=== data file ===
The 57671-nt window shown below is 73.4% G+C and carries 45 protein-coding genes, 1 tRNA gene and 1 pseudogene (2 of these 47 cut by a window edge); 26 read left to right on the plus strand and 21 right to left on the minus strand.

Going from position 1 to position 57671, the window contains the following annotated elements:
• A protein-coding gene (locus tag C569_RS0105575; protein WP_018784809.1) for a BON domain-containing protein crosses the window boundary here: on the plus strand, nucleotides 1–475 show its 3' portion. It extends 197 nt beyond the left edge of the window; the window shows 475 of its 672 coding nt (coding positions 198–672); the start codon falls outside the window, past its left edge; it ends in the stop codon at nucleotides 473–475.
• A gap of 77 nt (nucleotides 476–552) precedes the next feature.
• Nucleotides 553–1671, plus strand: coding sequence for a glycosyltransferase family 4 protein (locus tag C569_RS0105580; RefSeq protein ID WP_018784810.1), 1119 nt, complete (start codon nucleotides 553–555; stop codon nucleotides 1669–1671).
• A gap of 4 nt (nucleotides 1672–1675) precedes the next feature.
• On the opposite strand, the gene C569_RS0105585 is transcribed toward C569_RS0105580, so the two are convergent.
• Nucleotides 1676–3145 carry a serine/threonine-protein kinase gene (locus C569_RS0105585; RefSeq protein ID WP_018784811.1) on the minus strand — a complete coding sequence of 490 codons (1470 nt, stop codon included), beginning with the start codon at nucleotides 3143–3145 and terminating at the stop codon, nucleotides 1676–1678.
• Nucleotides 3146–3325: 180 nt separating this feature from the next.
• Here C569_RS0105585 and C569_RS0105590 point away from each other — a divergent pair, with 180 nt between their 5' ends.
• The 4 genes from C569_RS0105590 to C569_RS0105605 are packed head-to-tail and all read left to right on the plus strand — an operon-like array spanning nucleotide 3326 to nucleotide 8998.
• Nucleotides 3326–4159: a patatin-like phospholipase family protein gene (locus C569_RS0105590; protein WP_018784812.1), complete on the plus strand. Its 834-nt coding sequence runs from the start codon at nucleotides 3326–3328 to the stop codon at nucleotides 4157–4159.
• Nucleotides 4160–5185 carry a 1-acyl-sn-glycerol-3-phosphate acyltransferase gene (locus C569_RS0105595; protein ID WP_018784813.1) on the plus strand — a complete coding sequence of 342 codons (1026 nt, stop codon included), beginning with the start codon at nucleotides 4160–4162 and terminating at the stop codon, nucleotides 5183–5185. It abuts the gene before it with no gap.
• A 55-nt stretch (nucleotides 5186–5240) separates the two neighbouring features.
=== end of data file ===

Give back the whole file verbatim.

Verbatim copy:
The 57671-nt window shown below is 73.4% G+C and carries 45 protein-coding genes, 1 tRNA gene and 1 pseudogene (2 of these 47 cut by a window edge); 26 read left to right on the plus strand and 21 right to left on the minus strand.

Going from position 1 to position 57671, the window contains the following annotated elements:
• A protein-coding gene (locus tag C569_RS0105575; protein WP_018784809.1) for a BON domain-containing protein crosses the window boundary here: on the plus strand, nucleotides 1–475 show its 3' portion. It extends 197 nt beyond the left edge of the window; the window shows 475 of its 672 coding nt (coding positions 198–672); the start codon falls outside the window, past its left edge; it ends in the stop codon at nucleotides 473–475.
• A gap of 77 nt (nucleotides 476–552) precedes the next feature.
• Nucleotides 553–1671, plus strand: coding sequence for a glycosyltransferase family 4 protein (locus tag C569_RS0105580; RefSeq protein ID WP_018784810.1), 1119 nt, complete (start codon nucleotides 553–555; stop codon nucleotides 1669–1671).
• A gap of 4 nt (nucleotides 1672–1675) precedes the next feature.
• On the opposite strand, the gene C569_RS0105585 is transcribed toward C569_RS0105580, so the two are convergent.
• Nucleotides 1676–3145 carry a serine/threonine-protein kinase gene (locus C569_RS0105585; RefSeq protein ID WP_018784811.1) on the minus strand — a complete coding sequence of 490 codons (1470 nt, stop codon included), beginning with the start codon at nucleotides 3143–3145 and terminating at the stop codon, nucleotides 1676–1678.
• Nucleotides 3146–3325: 180 nt separating this feature from the next.
• Here C569_RS0105585 and C569_RS0105590 point away from each other — a divergent pair, with 180 nt between their 5' ends.
• The 4 genes from C569_RS0105590 to C569_RS0105605 are packed head-to-tail and all read left to right on the plus strand — an operon-like array spanning nucleotide 3326 to nucleotide 8998.
• Nucleotides 3326–4159: a patatin-like phospholipase family protein gene (locus C569_RS0105590; protein WP_018784812.1), complete on the plus strand. Its 834-nt coding sequence runs from the start codon at nucleotides 3326–3328 to the stop codon at nucleotides 4157–4159.
• Nucleotides 4160–5185 carry a 1-acyl-sn-glycerol-3-phosphate acyltransferase gene (locus C569_RS0105595; protein ID WP_018784813.1) on the plus strand — a complete coding sequence of 342 codons (1026 nt, stop codon included), beginning with the start codon at nucleotides 4160–4162 and terminating at the stop codon, nucleotides 5183–5185. It abuts the gene before it with no gap.
• A 55-nt stretch (nucleotides 5186–5240) separates the two neighbouring features.